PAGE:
A recent walk around Sill’s Bend in Warringal Park on a warm and windy Sunday demonstrated the value Melburnians place on their public parks and gardens, particularly in this time of Covid19 restrictions. Sill’s Bend and the neighbouring Fanning’s Bend are evocative reminders of Heidelberg’s agricultural past.
An onsite information plaque notes that Mark Sill (1818-1885) purchased river frontage land from the subdivision of the Banyule Estate in the 1850s where he planted an orchard from which several pear trees remain. The area is also mentioned in the Graeme Butler Heidelberg Conservation Study (Pt 2, 1985), noting the remnants of Sill’s old orchard dating from the 1850s as well as old oaks and willows which were descendants of nineteenth century plantings.
Mark Sill came to the the Port Phillip District in 1849 from England. He bought land in and around Warringal Village, including this bend of the river in the southwest corner of the Banyule Estate. He and his wife, Elizabeth, had ten children and the Sill family kept the land until 1926 when it was bought by the Heidelberg Shire Council.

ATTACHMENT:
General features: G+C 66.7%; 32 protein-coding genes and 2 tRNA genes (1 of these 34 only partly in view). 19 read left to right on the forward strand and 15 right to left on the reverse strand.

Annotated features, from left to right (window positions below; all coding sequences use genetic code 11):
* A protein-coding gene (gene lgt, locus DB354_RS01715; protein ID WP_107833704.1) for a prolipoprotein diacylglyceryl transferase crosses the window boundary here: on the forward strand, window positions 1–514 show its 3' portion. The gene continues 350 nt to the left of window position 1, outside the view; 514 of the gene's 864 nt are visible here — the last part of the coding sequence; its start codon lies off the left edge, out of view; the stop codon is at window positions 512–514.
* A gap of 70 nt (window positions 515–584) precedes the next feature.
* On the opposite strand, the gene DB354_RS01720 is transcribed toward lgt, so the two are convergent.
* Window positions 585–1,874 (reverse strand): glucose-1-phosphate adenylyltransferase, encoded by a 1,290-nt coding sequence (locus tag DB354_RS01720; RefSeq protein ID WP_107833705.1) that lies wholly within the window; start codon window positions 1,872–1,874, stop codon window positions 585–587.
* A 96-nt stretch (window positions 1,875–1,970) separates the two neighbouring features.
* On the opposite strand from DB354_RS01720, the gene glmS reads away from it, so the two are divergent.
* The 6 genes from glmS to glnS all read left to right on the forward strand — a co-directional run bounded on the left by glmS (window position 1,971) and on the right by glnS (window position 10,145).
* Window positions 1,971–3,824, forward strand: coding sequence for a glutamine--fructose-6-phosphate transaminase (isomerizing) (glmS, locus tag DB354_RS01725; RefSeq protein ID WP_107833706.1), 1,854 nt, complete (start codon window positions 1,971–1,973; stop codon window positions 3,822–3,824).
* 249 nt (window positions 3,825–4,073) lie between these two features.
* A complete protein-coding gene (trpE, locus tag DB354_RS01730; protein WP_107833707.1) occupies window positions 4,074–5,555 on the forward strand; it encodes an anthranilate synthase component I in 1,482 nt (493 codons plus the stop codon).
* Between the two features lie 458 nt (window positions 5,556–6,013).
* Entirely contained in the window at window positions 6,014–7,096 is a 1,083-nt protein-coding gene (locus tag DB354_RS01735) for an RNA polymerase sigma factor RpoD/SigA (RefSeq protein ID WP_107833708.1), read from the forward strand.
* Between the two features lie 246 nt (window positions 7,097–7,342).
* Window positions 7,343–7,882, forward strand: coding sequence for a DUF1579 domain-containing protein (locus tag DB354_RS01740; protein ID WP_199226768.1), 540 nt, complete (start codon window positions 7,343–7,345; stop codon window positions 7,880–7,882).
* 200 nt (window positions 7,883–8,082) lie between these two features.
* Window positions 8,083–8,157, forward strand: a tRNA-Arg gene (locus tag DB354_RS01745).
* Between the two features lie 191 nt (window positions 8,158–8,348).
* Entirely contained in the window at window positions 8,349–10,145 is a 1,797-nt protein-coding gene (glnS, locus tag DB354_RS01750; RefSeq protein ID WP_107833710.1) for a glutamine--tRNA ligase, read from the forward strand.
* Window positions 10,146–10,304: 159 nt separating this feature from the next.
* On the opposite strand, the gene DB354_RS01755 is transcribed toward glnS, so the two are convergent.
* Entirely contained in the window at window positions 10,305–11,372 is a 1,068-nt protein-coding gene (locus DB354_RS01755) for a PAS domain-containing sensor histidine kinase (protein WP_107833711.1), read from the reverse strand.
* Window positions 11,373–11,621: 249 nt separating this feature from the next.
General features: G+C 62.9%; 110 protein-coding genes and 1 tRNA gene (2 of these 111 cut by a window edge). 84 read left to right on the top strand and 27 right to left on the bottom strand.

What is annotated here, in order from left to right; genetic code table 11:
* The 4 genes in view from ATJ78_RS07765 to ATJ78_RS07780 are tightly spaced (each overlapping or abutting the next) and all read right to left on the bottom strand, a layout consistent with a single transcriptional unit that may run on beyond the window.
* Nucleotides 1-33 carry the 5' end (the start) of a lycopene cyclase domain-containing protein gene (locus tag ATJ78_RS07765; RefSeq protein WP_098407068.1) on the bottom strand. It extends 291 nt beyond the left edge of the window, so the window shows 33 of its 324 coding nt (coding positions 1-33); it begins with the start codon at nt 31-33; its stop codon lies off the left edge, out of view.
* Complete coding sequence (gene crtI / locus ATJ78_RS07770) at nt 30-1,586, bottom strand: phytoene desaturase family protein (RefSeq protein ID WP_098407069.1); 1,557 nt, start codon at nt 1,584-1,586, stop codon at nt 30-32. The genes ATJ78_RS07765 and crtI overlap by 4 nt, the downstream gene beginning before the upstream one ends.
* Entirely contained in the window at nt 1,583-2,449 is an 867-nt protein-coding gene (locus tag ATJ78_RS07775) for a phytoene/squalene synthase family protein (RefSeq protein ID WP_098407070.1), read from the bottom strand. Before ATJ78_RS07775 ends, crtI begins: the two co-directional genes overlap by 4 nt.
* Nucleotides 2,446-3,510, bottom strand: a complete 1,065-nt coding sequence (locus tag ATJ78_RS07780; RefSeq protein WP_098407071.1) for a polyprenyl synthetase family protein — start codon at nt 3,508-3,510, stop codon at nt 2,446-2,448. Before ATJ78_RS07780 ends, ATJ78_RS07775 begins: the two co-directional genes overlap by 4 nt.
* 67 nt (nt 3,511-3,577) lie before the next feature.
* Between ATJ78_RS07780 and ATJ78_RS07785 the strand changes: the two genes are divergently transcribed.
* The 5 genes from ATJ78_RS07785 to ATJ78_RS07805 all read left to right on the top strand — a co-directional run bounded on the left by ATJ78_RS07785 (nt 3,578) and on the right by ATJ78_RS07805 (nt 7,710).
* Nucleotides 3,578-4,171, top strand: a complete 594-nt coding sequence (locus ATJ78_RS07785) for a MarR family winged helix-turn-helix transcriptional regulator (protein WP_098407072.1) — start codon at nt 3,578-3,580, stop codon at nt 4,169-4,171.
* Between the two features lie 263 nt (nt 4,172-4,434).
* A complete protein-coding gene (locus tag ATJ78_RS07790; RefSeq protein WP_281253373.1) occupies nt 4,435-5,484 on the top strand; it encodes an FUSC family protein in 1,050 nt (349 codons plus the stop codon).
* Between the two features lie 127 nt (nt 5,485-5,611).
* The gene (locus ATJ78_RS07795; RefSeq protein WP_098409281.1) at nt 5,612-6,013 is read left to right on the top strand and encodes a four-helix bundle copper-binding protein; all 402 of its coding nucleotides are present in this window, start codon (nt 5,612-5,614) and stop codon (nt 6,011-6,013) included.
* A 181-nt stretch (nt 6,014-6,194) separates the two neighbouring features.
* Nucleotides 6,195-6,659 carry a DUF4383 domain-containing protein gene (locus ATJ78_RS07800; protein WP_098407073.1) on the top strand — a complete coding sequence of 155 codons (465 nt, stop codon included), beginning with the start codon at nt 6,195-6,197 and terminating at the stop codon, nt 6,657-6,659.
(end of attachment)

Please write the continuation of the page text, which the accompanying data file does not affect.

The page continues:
Peter Fanning (1827-1905) is perhaps best remembered as the gardener who designed and oversaw the development of Heidelberg Park. Prior to that, he was a tenant farmer on the Banyule Estate, whose ongoing struggles with natural elements such as flood and crop disease were documented by James Graham in letters to Joseph Hawdon, owner of Banyule. Fanning became a prominent figure in the area, serving on the Shire Council and Heidelberg Road Board.
Appropriately masked people were everywhere, sitting on rugs or the grass under trees or in the open, walking dogs, reading, chatting or just soaking up the natural life around them. Many were enjoying the shelter of the large old oaks and the pear trees were showing a sprinkling of their spring blossom. Some were picknicking on the edge of the river at what had once been a popular small bathing beach.
Oblivious to all the people, dogs, music and gusty wind, a kookaburra was enjoying one of the old oaks, using a low limb as a vantage point from which to find its next meal; a well-timed swoop and off it flew, prey in beak.
Refs: Sally Graham (ed) A Man About Town: The Letters of James Graham, Victorian Entrepreneur 1854-1864 Images: Sills Bend- J.Rizzetti Kookaburra - K.Torney